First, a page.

If at first you don’t succeed…

December 11, 2013 by Bruce Landsberg

imagesCASSBZY6Persistence is always touted as a virtue. In marketing, business, and even politics, not taking “no” for an answer is often the key to success. To become a pilot one must persist against too many odds our system puts in our way. Unfortunately, that mindset does not always serve us well in more advanced phases of flight.

At the Russian airport of Kazan, a B737 crashed in what appears to be a bad case of pilot persistence. Descend below minimums or perform a late go-around and well, it could be bad. The President of Poland and a planeload of high ranking officials were lost several years ago as they attempted a really low approach.

A personal acquaintance was lost on an attempted Cat III approach in his Cat I Columbia—his second attempt. The ongoing drumbeat of VFR-into-IMC accidents shows the triumph of wishful thinking and persistence against reality.

Finally, in what may be the closed-course record for persistence against any reasonable odds: A Cessna 425 pilot who attempted to blow the fog out of a mountain airport with six unsuccessful attempts at landing. Seven, which is often reputed to be a lucky number, proved to be very unlucky indeed. Besides that, as powerful as PT-6 engines are, they are no match for several million cubic yards of saturated air.

None of this is new and you can bet that before this year is out there will be some additional tragic tallies added to the list. So, how best to avoid the persistent mindset that serves us so well in other of life’s endeavors? Simple! Approach it as the pros do and take the decision making out of the cockpit! The Air Safety Institute has an online Flight Risk Evaluator tool and its mobile version to help make the right call before each flight.


In every critical situation the pros stack the odds in their favor by being sure the odds really do favor continuing versus bailing out. For the air carriers and most corporate departments the reported weather must be above minimums before the final approach fix is reached. Otherwise it’s on to the alternate. Ditto with fuel. As soon as Bingo fuel is reached there’s no agonizing—time for Plan B. Apply this line of thinking to crosswind limits, runway lengths, loading, etc. and understand that it so simply removes the pressure of the present—the temptation to “just take a look.” Those are too often the famous last words.

In performance-critical situations, such as we often face in flying, having an alternative that’s been thoroughly thought through is a really successful strategy. Inconvenient perhaps, but it beats the heck out of the all-too-frequent alternative.

Bruce Landsberg
Senior Safety Advisor, Air Safety Institute

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  • Roger Halstead

    Go-arounds depend on your mind set. A second or even third try should be attempted with the same mind set, ” I don’t have to land” nothing more and nothing less. If yo do have a scheduke to keep then the alternate becomes a part of that mind set. IE. “I don’t have to land, but if we dont maqke this oner then we WILL go to the alternate.”

    I’ve made 3 go arounds because of changing winds. Each time as I saw the wind change beyond the aircraft’s ability to handle it, I just eased in the power and went around. Actually I changed from 06 to 36, and than back to 06. The final try was on 06 with a direct head wind making for a very short roll out. There was nothing tensre about the go arounds or successice attempts to land.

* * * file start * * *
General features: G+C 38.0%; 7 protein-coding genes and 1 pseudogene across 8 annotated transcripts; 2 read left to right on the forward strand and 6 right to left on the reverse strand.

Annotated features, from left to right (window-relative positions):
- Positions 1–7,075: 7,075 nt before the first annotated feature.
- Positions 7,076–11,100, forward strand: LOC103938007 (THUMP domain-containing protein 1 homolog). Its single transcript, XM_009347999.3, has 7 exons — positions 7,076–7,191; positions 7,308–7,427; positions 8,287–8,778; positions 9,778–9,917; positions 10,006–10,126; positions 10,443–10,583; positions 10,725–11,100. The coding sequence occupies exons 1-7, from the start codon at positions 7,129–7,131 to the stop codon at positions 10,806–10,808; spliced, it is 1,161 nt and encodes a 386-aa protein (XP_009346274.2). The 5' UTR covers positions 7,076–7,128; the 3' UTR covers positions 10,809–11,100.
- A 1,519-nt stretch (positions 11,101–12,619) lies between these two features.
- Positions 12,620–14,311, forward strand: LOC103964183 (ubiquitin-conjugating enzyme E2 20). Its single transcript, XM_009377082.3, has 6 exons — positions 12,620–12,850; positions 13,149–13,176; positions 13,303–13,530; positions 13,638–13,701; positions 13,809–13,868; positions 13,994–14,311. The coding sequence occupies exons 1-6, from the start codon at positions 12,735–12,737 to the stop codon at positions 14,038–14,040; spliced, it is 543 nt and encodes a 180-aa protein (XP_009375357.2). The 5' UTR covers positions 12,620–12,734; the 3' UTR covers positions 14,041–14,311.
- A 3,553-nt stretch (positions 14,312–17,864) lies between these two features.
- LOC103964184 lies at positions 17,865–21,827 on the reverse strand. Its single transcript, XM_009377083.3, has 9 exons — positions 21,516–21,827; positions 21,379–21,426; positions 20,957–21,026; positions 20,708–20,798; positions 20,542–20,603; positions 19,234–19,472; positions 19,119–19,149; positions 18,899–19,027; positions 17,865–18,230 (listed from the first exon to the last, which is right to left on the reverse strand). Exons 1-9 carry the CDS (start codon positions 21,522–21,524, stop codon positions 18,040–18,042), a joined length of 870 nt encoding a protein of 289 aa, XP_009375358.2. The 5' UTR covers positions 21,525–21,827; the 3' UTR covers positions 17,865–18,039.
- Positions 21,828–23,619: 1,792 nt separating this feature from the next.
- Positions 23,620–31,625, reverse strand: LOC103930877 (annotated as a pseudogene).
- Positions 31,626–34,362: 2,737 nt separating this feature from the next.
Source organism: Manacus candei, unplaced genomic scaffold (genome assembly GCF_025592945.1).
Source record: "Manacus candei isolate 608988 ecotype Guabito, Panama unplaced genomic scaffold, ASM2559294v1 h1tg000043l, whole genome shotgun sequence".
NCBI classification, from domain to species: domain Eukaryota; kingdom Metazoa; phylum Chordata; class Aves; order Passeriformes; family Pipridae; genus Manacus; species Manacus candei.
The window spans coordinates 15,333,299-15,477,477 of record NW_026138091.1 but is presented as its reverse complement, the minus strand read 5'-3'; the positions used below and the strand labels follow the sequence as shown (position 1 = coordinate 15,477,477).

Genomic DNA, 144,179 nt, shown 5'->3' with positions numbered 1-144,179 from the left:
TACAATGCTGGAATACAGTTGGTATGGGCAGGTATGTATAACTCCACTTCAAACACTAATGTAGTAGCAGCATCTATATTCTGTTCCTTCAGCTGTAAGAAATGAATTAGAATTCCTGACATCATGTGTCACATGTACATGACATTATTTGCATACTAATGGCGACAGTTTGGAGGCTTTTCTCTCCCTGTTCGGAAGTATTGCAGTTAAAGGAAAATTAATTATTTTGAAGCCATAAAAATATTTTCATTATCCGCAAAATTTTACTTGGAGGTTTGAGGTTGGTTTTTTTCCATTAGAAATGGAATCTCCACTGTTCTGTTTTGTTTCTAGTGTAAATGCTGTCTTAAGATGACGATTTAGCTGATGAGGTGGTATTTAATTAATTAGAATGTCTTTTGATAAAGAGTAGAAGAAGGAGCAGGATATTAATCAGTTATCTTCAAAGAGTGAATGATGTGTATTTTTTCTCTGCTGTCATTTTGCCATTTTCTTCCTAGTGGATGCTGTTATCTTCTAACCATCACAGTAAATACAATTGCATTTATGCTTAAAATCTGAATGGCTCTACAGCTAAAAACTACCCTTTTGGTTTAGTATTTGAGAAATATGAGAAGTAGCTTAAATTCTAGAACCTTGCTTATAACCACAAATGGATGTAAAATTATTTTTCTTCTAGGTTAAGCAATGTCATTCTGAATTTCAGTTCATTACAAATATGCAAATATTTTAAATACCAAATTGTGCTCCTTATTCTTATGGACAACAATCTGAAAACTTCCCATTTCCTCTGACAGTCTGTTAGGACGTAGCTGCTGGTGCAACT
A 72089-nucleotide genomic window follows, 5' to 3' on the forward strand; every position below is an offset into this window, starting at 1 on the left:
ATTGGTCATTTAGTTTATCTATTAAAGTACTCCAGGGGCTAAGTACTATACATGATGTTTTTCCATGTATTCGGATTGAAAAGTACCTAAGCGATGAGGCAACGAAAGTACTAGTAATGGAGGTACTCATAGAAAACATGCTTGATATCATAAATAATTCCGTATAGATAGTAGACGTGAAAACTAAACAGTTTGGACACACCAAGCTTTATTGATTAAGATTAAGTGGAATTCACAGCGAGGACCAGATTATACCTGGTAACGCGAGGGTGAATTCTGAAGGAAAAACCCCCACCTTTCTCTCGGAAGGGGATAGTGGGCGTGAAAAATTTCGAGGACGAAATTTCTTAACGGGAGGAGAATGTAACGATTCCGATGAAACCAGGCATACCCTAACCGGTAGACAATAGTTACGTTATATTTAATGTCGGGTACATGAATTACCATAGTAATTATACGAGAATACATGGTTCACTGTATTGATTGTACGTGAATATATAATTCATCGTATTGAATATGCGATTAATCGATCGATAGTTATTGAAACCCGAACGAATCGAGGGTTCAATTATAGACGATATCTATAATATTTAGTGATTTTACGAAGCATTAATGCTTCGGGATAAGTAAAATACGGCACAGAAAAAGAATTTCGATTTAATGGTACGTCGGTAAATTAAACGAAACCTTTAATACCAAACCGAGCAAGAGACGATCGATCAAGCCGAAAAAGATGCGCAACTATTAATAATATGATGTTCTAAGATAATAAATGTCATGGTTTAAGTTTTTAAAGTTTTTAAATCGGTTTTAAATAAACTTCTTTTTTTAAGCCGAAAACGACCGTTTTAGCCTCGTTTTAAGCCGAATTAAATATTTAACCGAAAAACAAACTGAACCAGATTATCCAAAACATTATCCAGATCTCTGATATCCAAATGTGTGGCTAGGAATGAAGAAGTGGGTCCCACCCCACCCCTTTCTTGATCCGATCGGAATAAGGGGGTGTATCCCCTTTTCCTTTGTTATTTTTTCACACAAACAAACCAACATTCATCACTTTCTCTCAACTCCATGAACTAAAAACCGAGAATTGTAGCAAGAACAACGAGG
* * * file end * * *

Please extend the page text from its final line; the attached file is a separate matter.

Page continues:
• Jim McCord

    Persistence can be a virtue in aviation IF it is persistence toward the right objective. That objective should always be returning the passengers, pilot, and aircraft safely to earth. Most of the time the objective of getting to the desired destination, in the desired timeframe, can also be met, but persistence toward the goal of a safe flight should always take precidence.

  • http://thompsonias.com Darron Thompson

    Often times it’s the “pros” that push the envelope–their overconfidence making them careless. Why do pilots continue with an unstable approach? Because they can (“I can salvage it attitude. “) Why Doesn’t a pilot go missed approach? Because of a Lack of Confidence (“I never practice these”). Following the rules (and that subconscious voice) will usually keep you out of trouble.

  • sam sibells

    I have not specifically looked at this app but in general, I do not particularly like these flight risk evaluator type of things as they are too generic. Aside from a lot of things being fairly obvious anyways such as checking the weather, what about the details of the weather.

    For example, the wind. Well, it will be 25 knots today with a near 15 knot crosswind. OK, what type of aircraft am I flying today. A 172, OK, but what is the terrain like by the airport. One airport may be OK while another will have loads of turbulence. Ok, I think I will go. What about if flying the Tiger Moth today from my home base, will definitely be cancelling the flight, especially if the grass runway is not available or is it? What if flying one of the LSA’s I fly today. Seems a bit marginal. One of them has high risk of power loss if a sideslip is done with a somewhat low fuel tank is on the raised wing side. A definite risk if you get it wrong. And in general, their controllability is not as good as your typical 172 on windy days.

    How current am I on type for handling crosswind in that type or any type. How are the brakes on the other taildragger I fly.

    So you see, the handy dandy app cannot replace the multitude of variables that have to be considered and really should not be in my opinion. We need to rely on our own experience and judgement. Perhaps an app might remind you to consider something that you forgot to consider.